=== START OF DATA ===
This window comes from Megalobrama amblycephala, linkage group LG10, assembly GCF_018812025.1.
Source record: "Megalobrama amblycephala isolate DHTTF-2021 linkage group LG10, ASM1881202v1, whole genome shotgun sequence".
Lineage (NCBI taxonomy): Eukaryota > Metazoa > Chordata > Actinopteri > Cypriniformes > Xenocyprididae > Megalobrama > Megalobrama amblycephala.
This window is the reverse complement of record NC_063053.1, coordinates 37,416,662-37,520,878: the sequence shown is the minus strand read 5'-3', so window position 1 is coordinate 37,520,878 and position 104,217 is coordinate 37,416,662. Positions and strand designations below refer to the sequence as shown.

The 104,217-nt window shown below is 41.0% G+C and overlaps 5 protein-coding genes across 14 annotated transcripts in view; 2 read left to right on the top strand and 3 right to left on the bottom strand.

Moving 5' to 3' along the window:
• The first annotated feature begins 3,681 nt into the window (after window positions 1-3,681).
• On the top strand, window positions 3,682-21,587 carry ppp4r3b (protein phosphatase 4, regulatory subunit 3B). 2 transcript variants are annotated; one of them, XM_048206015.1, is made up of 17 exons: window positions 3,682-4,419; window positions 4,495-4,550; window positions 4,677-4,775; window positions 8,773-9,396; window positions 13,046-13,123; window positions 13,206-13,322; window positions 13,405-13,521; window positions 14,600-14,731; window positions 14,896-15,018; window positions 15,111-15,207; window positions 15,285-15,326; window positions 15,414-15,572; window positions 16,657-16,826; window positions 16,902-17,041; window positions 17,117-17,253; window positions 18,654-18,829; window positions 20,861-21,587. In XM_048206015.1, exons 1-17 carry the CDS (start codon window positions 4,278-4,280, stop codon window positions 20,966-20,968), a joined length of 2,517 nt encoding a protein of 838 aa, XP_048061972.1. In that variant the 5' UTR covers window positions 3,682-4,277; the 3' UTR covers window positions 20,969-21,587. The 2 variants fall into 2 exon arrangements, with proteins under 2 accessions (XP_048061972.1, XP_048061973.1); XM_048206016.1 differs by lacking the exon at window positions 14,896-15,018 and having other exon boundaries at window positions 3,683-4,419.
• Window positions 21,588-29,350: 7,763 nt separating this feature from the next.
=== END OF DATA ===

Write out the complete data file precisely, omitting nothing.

This window comes from Megalobrama amblycephala, linkage group LG10, assembly GCF_018812025.1.
Source record: "Megalobrama amblycephala isolate DHTTF-2021 linkage group LG10, ASM1881202v1, whole genome shotgun sequence".
Lineage (NCBI taxonomy): Eukaryota > Metazoa > Chordata > Actinopteri > Cypriniformes > Xenocyprididae > Megalobrama > Megalobrama amblycephala.
This window is the reverse complement of record NC_063053.1, coordinates 37,416,662-37,520,878: the sequence shown is the minus strand read 5'-3', so window position 1 is coordinate 37,520,878 and position 104,217 is coordinate 37,416,662. Positions and strand designations below refer to the sequence as shown.

The 104,217-nt window shown below is 41.0% G+C and overlaps 5 protein-coding genes across 14 annotated transcripts in view; 2 read left to right on the top strand and 3 right to left on the bottom strand.

Moving 5' to 3' along the window:
• The first annotated feature begins 3,681 nt into the window (after window positions 1-3,681).
• On the top strand, window positions 3,682-21,587 carry ppp4r3b (protein phosphatase 4, regulatory subunit 3B). 2 transcript variants are annotated; one of them, XM_048206015.1, is made up of 17 exons: window positions 3,682-4,419; window positions 4,495-4,550; window positions 4,677-4,775; window positions 8,773-9,396; window positions 13,046-13,123; window positions 13,206-13,322; window positions 13,405-13,521; window positions 14,600-14,731; window positions 14,896-15,018; window positions 15,111-15,207; window positions 15,285-15,326; window positions 15,414-15,572; window positions 16,657-16,826; window positions 16,902-17,041; window positions 17,117-17,253; window positions 18,654-18,829; window positions 20,861-21,587. In XM_048206015.1, exons 1-17 carry the CDS (start codon window positions 4,278-4,280, stop codon window positions 20,966-20,968), a joined length of 2,517 nt encoding a protein of 838 aa, XP_048061972.1. In that variant the 5' UTR covers window positions 3,682-4,277; the 3' UTR covers window positions 20,969-21,587. The 2 variants fall into 2 exon arrangements, with proteins under 2 accessions (XP_048061972.1, XP_048061973.1); XM_048206016.1 differs by lacking the exon at window positions 14,896-15,018 and having other exon boundaries at window positions 3,683-4,419.
• Window positions 21,588-29,350: 7,763 nt separating this feature from the next.